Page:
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The European Commission President splashed out tens of thousands of pounds on so-called “air taxis” in her first three months in the job. Since becoming the EU’s most senior official, the former German defence minister has made the creation of a “European green deal” the main aim for her presidency. She pledged to lead a significant overhaul of the economy in order to deliver carbon neutrality across the 27-member bloc by 2050.
But Mrs von der Leyen has yet to reform her travel plans, opting to take private aircraft to six of her 14 official trips between December and February.
Private jets emit up to 20 times more carbon dioxide per passenger mile than a commercial flight and much more than this when compared with trains.
According to European Commission rules, “air taxis” should only be used when there are no suitable commercial travel alternatives.
Mrs von der Leyen has opted for private jets on several short-haul trips, including to hold Brexit talks with Boris Johnson.
She chartered a plane to and from London to give a lecture at the London School of Economics before meeting the Prime Minister at No10.
The trip from Brussels to the capital takes just two hours on the Eurostar train, the mode of transport enjoyed by Britain’s Brexit negotiator David Frost and his EU counterpart Michel Barnier.
On another occasion, the German used a jet for a meeting at the former home of European federalist Jean Monnet on the outskirts of Paris.
Mrs von der Leyen used the trip to conduct talks with Council President Charles Michel and Parliament President David Sassoli on the “future of the EU”.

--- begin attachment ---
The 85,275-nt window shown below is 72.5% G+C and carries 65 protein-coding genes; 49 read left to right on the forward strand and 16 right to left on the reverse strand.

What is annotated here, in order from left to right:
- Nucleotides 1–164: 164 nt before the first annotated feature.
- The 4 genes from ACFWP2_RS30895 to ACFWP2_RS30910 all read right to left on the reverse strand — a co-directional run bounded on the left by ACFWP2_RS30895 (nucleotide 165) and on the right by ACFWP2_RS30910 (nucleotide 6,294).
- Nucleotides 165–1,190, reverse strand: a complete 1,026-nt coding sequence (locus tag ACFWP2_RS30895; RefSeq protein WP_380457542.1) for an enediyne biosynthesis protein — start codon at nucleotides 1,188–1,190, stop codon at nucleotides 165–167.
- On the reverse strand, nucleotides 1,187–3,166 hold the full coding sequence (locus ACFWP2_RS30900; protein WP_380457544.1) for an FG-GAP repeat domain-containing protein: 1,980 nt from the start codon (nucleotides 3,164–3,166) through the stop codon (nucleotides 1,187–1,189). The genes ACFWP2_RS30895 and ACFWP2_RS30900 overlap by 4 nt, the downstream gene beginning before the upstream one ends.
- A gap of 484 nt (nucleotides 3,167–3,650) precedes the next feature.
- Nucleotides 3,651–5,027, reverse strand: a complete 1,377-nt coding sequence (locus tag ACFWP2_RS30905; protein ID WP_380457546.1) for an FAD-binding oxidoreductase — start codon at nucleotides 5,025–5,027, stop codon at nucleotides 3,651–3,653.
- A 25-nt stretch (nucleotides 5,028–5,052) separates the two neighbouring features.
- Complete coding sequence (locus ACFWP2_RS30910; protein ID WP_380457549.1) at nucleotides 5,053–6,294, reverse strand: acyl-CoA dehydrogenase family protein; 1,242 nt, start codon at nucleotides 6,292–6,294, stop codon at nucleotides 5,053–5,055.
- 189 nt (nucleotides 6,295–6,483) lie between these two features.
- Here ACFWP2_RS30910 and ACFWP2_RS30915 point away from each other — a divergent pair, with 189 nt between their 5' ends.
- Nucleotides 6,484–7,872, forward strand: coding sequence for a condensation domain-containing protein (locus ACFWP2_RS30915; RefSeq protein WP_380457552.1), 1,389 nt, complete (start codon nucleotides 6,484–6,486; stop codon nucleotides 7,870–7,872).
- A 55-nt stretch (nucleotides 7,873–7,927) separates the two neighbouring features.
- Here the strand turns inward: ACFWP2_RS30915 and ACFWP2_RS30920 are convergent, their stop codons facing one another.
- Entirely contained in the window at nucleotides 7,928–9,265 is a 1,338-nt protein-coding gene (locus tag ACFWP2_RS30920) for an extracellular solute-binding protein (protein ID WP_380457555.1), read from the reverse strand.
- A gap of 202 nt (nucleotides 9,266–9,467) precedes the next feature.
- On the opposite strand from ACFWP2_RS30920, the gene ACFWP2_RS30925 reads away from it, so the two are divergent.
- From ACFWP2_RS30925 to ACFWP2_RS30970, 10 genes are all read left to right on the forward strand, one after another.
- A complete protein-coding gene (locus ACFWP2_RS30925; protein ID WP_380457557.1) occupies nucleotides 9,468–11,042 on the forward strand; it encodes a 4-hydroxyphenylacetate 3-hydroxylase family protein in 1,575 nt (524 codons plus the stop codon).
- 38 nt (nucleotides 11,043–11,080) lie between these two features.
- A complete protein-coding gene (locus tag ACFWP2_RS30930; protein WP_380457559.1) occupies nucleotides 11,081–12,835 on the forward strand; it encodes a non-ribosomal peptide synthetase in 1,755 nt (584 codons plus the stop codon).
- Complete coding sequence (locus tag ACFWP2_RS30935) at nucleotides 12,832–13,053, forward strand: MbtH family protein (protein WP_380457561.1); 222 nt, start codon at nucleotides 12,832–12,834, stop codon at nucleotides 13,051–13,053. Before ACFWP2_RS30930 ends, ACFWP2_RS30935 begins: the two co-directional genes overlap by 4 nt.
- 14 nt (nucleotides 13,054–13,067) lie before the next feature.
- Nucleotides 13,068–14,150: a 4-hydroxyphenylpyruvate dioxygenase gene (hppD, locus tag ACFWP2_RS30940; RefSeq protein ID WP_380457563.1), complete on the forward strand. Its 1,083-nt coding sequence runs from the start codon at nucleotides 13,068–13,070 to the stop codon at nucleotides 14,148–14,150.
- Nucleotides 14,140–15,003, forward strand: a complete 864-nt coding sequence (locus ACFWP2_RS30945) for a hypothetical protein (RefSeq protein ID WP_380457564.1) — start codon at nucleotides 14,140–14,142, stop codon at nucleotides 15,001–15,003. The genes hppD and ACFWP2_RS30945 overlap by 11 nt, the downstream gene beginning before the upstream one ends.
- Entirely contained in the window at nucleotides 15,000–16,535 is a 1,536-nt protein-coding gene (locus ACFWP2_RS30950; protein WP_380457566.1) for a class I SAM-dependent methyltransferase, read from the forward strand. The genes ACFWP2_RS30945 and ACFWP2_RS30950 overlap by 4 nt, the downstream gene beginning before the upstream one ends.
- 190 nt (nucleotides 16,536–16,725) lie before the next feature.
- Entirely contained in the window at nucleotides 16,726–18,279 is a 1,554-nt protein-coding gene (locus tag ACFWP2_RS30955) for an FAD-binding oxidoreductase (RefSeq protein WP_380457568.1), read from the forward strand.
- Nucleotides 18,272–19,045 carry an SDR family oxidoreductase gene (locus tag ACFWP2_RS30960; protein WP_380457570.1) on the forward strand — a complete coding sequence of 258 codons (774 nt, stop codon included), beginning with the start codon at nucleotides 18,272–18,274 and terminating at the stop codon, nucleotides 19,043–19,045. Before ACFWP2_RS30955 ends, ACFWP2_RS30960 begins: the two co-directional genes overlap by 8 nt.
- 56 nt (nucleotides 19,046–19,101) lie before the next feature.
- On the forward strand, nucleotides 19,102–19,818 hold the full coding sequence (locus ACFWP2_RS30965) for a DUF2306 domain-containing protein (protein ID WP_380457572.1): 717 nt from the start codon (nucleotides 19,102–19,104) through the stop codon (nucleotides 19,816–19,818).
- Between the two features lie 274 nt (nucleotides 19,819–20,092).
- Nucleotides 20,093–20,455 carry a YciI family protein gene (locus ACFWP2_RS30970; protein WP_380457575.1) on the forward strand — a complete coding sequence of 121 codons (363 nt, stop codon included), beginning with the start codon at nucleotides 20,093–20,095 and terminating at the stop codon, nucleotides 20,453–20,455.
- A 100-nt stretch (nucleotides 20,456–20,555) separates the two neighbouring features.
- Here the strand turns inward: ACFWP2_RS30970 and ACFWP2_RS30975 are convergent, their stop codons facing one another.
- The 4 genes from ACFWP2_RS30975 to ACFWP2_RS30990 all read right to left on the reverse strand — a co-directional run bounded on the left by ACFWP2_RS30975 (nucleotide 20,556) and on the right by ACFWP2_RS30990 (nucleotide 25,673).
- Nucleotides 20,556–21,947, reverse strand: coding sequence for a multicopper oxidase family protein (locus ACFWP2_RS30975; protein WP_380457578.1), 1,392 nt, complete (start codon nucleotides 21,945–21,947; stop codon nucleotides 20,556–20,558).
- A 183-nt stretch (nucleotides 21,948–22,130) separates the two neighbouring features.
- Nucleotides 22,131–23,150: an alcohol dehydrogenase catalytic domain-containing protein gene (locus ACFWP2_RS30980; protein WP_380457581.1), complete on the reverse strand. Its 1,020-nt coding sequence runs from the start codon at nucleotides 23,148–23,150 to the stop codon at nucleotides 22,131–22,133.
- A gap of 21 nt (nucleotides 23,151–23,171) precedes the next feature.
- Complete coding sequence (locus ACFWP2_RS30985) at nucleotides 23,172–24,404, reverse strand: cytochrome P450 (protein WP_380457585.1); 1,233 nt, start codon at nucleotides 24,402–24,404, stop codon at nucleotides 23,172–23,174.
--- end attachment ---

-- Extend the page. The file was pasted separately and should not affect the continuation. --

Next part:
Frequent trains between Brussels and Paris could have had the bloc’s three chiefs at their destination in little more than 90 minutes.
Most of the trips where “air taxis” were used were for relatively short journeys, including to a summit in Berlin and the annual World Economic Forum in Davos, Switzerland.
They were also booked for a meeting of the Commission’s 27 top officials in the Croatian capital Zagreb, a trip to the Greek-Turkish border and a meeting with the African Union in Addis Ababa, Ethiopia.
One of the most expensive private jets cost £6,750 “per person” for a five-night trip to Berlin, then to Davos and onto Tel Aviv, Israel, to visit a Holocaust memorial.
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The Commission declined to reveal the exact details of the trip, but it is understood at least ten officials were on board, meaning the cost of the jets was more than £60,000.
Mrs von der Leyen also added £2,874 for hotels to her taxpayer-funded travel bill.
She also claimed £1,100 in “miscellaneous costs” and £250 in “daily allowances”.
The German’s trip to the Ethiopian capital cost £4,000 per person, but publicly available information revealed it was for her College of 27 commissioners, meaning it could have potentially cost more than £100,000.
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The other eight missions on her schedule involved commercial flights, including a second trip to Addis Ababa.
A Commission spokesman said some of Mrs von der Leyen’s trips had to be made by private planes because of “scheduling constraints”.
They added: “The use of chartered air transport (air taxis) can be considered only when commercial flights are not available to reach a destination, when they do not fit with a Commissioner’s or the President’s diary or for security reasons.
“Furthermore, when it comes to air taxi arrangements, often several commissioners are on board together with their staff and representatives from other EU institutions.”
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